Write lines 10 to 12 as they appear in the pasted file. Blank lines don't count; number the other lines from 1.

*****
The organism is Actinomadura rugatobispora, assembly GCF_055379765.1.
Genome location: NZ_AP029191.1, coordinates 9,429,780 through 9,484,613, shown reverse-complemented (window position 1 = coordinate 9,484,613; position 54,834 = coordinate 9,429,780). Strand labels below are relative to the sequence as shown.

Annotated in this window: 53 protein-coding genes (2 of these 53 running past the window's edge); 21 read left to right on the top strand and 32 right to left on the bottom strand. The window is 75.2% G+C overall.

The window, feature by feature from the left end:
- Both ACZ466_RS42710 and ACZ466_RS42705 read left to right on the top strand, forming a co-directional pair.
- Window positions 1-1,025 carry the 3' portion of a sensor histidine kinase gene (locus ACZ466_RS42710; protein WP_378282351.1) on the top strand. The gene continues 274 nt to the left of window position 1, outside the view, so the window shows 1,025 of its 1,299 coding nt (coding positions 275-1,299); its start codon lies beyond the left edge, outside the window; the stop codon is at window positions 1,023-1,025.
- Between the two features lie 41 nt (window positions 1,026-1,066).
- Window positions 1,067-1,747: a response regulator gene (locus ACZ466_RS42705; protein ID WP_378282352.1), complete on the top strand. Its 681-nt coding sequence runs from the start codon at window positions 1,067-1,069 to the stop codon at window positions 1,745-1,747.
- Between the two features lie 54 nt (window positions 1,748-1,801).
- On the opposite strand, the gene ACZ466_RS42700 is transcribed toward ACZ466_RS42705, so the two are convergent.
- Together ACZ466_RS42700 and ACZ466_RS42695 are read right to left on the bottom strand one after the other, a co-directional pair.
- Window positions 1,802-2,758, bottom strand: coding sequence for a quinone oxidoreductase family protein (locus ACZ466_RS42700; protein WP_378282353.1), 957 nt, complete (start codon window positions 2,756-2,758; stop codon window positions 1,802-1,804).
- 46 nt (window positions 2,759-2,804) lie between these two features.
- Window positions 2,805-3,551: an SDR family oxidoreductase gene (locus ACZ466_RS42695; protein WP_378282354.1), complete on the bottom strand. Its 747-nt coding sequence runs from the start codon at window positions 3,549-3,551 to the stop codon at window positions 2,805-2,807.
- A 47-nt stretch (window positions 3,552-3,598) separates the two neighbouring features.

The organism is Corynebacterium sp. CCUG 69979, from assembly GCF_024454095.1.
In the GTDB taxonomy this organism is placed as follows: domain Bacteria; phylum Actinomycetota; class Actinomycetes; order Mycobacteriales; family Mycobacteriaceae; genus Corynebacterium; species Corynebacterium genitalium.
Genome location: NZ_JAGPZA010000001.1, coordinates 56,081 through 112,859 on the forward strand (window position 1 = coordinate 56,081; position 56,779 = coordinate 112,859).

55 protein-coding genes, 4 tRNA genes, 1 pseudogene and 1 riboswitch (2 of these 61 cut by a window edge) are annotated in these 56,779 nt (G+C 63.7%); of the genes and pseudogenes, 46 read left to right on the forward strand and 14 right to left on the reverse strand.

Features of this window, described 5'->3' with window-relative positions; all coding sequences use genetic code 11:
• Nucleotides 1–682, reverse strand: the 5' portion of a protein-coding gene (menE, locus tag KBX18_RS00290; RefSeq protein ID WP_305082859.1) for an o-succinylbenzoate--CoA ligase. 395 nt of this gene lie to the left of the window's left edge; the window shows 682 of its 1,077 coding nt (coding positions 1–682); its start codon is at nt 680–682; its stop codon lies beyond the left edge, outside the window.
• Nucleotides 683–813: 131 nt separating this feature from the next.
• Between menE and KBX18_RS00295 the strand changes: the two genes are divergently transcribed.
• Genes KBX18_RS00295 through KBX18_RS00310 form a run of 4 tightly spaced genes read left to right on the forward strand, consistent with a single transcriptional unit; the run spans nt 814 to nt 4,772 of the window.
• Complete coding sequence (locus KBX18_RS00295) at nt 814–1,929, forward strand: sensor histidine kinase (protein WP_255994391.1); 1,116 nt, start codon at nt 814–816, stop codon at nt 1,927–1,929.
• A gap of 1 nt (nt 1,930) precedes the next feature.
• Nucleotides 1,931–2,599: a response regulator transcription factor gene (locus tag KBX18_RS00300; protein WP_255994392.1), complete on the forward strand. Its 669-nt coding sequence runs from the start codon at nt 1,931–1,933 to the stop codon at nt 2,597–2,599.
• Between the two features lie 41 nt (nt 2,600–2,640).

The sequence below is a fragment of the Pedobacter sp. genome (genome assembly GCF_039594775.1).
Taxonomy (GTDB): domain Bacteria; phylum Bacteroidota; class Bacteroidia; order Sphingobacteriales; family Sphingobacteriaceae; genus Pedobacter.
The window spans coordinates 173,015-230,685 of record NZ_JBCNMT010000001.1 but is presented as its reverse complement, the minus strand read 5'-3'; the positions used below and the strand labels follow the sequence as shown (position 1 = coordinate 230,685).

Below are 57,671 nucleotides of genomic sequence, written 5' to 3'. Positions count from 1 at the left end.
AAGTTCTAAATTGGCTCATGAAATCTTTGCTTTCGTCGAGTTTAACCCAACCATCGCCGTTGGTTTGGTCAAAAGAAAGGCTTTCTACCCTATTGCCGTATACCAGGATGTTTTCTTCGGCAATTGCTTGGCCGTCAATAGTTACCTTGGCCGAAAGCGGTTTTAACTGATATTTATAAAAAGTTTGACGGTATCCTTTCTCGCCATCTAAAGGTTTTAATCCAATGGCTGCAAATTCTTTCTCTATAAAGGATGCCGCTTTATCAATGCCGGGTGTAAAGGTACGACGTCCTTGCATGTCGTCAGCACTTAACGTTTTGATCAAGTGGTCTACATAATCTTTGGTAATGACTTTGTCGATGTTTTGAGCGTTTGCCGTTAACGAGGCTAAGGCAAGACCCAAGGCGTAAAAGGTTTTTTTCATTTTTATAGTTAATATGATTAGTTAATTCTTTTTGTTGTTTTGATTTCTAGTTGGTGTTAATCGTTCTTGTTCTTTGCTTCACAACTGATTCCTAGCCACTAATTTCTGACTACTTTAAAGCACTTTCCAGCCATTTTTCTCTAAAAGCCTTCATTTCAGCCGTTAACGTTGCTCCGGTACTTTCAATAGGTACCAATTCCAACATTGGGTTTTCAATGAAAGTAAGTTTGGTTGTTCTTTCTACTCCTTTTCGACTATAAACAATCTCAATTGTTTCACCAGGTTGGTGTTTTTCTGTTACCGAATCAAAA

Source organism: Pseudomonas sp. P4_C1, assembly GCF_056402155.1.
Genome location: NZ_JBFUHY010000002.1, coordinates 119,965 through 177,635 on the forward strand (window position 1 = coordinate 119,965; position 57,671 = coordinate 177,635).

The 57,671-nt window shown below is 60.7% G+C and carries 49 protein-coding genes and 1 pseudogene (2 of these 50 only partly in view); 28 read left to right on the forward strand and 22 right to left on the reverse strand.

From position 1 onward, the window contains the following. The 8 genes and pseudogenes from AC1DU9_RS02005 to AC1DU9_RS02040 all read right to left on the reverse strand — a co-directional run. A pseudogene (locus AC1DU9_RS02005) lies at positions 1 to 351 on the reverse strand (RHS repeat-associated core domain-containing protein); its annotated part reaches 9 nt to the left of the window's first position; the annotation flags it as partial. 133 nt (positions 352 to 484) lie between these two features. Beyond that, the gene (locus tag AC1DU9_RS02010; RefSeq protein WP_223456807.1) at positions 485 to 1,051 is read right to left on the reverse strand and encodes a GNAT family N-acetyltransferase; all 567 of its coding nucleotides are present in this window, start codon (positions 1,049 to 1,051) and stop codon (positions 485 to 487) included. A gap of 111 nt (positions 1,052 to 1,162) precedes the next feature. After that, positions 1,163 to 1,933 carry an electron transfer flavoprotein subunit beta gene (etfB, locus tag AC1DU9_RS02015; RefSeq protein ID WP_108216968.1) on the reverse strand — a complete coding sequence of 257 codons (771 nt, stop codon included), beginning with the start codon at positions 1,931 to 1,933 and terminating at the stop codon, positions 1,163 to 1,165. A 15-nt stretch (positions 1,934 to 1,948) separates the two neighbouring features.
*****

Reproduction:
- On the opposite strand, the gene ACZ466_RS42700 is transcribed toward ACZ466_RS42705, so the two are convergent.
- Together ACZ466_RS42700 and ACZ466_RS42695 are read right to left on the bottom strand one after the other, a co-directional pair.
- Window positions 1,802-2,758, bottom strand: coding sequence for a quinone oxidoreductase family protein (locus ACZ466_RS42700; protein WP_378282353.1), 957 nt, complete (start codon window positions 2,756-2,758; stop codon window positions 1,802-1,804).